Pet Shop Boys

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***Please (EMI/America, 1986)
**1/2Disco (EMI/America, 1986)
***Actually (1987; EMI/Manhattan, 1988)
***1/2Introspective (EMI/Manhattan, 1988)
****Behavior (EMI, 1990)
****The Pet Shop Boys Discography: The Complete Singles Collection (EMI, 1991)

When "West End Girls" became a hit in 1986, this London-based pair of disco fanatics already seemed destined for the one-hit wonder bin. Intentionally so, perhaps: the combination of vocalist Neil Tennant's arch, high-nasal delivery and his background as a rock journalist smacked of overly self-conscious manipulation. Suprisingly, Please expands on the wry hookiness of that breakthrough, and the Pet Shop Boys haven't look back since. Each successive album sounds broader and more sure of itself. Actually deepens the droll, subversive tone of the debut on ditties like "Rent," though the dream duet with Dusty Springfield ("What Have I Done to Deserve This") clearly opens new melodic horizens for both Tennant and keyboard-and-tape man Chris Lowe. Introspective is an ambitious sampler of dance-floor trends; Lowe mixes hot Latin hip-hop, high-energy camp and the ominous bass-blur of house, while Tennant screws up his courage and actually sings the politically charged club hit "It's Alright." His cover version isn't half as soulful as the original by Blaze, but it's a satisfying album closer nonetheless.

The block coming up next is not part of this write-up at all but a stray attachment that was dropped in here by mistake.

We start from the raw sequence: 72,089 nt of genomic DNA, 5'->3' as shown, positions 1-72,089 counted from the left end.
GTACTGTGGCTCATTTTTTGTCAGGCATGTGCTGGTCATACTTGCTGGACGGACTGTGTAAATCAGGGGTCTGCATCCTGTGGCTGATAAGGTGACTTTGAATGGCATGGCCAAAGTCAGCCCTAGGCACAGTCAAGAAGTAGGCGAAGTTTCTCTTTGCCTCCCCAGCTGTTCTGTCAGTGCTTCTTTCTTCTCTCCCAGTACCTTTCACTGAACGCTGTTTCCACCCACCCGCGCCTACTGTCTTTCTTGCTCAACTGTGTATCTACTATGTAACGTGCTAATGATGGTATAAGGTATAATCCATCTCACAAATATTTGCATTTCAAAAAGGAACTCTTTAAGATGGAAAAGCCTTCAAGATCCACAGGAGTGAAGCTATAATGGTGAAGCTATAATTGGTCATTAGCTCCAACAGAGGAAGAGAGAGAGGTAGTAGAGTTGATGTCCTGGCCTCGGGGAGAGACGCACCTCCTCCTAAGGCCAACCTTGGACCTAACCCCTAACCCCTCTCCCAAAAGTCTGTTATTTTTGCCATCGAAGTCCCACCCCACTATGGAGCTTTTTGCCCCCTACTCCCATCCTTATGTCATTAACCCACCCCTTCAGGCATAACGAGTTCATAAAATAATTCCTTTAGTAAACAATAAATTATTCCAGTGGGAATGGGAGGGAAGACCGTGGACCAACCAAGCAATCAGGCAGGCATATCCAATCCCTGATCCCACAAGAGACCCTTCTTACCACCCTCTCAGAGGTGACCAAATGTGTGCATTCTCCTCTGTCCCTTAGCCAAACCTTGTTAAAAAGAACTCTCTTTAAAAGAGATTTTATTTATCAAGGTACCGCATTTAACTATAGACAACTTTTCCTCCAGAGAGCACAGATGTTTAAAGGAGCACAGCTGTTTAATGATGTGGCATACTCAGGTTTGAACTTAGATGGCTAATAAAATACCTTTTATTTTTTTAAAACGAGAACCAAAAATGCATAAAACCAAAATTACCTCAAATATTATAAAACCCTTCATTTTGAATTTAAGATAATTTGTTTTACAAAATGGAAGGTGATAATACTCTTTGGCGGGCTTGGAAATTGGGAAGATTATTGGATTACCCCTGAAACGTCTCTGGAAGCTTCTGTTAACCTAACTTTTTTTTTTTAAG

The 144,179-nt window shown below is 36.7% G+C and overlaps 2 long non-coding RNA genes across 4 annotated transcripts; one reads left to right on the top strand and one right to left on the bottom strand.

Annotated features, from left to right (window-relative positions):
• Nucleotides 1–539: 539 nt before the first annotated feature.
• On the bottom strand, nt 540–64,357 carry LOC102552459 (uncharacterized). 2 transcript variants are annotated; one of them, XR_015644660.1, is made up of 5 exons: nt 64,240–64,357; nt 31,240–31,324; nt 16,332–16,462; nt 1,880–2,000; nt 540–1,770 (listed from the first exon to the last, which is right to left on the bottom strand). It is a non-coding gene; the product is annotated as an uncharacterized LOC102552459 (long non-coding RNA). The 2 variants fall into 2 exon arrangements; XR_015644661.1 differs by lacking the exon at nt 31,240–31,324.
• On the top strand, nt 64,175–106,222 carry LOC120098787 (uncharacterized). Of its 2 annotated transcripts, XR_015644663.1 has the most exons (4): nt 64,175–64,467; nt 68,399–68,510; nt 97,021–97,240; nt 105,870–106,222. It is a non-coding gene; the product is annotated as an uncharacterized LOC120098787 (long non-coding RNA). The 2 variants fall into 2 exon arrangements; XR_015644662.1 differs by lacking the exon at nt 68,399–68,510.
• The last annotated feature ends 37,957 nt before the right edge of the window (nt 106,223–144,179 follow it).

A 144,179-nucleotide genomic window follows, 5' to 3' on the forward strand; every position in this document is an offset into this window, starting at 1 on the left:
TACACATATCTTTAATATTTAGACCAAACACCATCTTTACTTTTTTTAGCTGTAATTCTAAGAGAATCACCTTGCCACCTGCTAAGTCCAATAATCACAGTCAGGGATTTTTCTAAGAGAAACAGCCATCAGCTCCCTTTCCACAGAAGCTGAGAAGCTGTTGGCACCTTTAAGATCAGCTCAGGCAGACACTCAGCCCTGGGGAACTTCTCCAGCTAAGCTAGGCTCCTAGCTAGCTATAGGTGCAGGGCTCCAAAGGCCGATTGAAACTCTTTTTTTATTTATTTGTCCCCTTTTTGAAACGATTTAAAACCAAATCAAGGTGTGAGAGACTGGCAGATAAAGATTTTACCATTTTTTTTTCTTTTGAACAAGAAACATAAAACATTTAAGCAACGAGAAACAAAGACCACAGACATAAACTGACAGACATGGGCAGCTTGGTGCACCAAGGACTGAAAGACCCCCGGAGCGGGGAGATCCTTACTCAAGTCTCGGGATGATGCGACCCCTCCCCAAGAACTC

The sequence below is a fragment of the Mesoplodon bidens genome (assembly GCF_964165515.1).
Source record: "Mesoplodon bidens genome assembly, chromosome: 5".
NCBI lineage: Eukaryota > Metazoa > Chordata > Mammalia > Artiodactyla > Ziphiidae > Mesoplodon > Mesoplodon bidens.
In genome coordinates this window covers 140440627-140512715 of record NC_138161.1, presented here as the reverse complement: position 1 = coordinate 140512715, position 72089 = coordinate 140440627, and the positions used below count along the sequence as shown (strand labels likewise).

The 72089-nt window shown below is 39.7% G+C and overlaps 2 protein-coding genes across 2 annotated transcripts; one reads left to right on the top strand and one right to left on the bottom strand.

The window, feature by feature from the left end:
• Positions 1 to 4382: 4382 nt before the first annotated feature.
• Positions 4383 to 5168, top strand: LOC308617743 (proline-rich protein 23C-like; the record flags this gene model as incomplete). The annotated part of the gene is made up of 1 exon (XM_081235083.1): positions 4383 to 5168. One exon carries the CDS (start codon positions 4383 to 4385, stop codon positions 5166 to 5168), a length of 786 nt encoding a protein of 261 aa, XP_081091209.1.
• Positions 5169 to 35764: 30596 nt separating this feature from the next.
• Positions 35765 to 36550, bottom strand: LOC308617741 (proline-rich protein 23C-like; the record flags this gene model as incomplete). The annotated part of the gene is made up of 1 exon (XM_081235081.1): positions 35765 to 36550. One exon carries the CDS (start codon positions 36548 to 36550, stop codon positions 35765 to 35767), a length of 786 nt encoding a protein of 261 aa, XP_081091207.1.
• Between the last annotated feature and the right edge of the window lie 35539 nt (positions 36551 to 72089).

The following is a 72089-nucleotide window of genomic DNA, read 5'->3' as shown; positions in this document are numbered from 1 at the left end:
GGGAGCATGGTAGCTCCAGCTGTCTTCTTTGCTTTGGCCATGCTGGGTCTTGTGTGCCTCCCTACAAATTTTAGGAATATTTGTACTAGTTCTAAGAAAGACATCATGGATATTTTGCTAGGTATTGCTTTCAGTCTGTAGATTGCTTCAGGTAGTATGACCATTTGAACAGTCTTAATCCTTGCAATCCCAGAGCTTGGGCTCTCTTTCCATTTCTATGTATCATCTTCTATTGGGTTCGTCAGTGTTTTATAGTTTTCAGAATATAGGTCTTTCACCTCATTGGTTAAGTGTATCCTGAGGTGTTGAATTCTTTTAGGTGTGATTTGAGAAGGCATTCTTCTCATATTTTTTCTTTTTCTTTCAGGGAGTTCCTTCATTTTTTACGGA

Behavior leaves the dance floor behind; Lowe fashions a richly synthesized backdrop from swatches of adult-contemporary pop, old film scores and even classical music. Tennant's singing continues to improve, though the newfound breadth of his songwriting is what make Behavior such a keeper. Ruminative cuts like "Being Boring" and "This Must Be the Place" evoke suburban adolescence and its discontents with a fond, unsparing eye: zeroing in on personal revelations, these complex and sophisticated songs also offer insight on universal concerns. The Pet Shop Boys Discography illustrates how the duo have gone from commenting on pop's inherent limitations to stretching its boundaries. -- M.C.